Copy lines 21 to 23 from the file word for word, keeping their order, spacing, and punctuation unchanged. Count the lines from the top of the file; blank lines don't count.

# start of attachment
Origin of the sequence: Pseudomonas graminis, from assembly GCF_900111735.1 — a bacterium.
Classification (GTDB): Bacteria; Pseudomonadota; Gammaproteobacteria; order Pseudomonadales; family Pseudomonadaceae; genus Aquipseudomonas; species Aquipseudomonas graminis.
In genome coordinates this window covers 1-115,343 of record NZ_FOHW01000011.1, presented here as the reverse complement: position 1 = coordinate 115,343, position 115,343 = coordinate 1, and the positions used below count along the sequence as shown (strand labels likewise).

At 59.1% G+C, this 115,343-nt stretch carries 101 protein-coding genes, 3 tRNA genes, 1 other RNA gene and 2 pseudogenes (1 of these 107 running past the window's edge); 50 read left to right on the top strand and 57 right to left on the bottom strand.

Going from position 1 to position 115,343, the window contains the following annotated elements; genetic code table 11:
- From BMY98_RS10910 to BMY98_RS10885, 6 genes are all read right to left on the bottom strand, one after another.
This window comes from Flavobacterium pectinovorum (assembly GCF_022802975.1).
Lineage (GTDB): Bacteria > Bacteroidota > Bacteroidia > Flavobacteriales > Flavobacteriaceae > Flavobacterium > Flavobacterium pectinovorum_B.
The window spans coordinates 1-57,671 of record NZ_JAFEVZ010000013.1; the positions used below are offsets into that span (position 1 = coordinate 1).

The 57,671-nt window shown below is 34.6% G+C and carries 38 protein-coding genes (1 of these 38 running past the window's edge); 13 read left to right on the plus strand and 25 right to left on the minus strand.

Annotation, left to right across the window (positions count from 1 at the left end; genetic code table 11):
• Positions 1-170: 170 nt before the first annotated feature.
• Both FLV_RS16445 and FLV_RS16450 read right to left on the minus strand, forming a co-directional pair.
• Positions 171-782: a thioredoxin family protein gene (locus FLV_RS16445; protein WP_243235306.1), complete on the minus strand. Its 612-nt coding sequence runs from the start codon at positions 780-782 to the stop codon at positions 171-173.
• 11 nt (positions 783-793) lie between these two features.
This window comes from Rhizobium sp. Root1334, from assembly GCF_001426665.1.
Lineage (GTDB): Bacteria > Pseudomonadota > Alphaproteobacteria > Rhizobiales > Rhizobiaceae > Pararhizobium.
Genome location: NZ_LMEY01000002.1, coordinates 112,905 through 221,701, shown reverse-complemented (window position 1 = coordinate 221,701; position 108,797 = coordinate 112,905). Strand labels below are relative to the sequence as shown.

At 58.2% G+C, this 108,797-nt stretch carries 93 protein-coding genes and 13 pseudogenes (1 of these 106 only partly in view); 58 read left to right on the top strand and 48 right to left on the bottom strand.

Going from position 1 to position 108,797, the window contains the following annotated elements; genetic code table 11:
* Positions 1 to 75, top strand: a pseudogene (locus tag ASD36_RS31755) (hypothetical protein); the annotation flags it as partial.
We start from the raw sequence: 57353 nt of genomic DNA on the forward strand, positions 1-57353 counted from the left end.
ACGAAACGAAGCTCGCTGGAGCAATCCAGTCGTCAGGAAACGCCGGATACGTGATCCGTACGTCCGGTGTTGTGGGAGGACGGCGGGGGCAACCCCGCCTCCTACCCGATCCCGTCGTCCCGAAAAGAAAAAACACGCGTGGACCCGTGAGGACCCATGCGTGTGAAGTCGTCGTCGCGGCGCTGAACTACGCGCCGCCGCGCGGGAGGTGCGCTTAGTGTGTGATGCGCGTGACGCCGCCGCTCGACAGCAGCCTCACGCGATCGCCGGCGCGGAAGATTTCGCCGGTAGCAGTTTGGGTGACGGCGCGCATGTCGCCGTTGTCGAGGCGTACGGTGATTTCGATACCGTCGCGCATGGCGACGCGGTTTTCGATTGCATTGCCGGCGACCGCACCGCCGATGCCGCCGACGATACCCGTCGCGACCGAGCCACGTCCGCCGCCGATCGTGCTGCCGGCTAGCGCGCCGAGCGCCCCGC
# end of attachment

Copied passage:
* Positions 1 to 75, top strand: a pseudogene (locus tag ASD36_RS31755) (hypothetical protein); the annotation flags it as partial.
We start from the raw sequence: 57353 nt of genomic DNA on the forward strand, positions 1-57353 counted from the left end.
ACGAAACGAAGCTCGCTGGAGCAATCCAGTCGTCAGGAAACGCCGGATACGTGATCCGTACGTCCGGTGTTGTGGGAGGACGGCGGGGGCAACCCCGCCTCCTACCCGATCCCGTCGTCCCGAAAAGAAAAAACACGCGTGGACCCGTGAGGACCCATGCGTGTGAAGTCGTCGTCGCGGCGCTGAACTACGCGCCGCCGCGCGGGAGGTGCGCTTAGTGTGTGATGCGCGTGACGCCGCCGCTCGACAGCAGCCTCACGCGATCGCCGGCGCGGAAGATTTCGCCGGTAGCAGTTTGGGTGACGGCGCGCATGTCGCCGTTGTCGAGGCGTACGGTGATTTCGATACCGTCGCGCATGGCGACGCGGTTTTCGATTGCATTGCCGGCGACCGCACCGCCGATGCCGCCGACGATACCCGTCGCGACCGAGCCACGTCCGCCGCCGATCGTGCTGCCGGCTAGCGCGCCGAGCGCCCCGC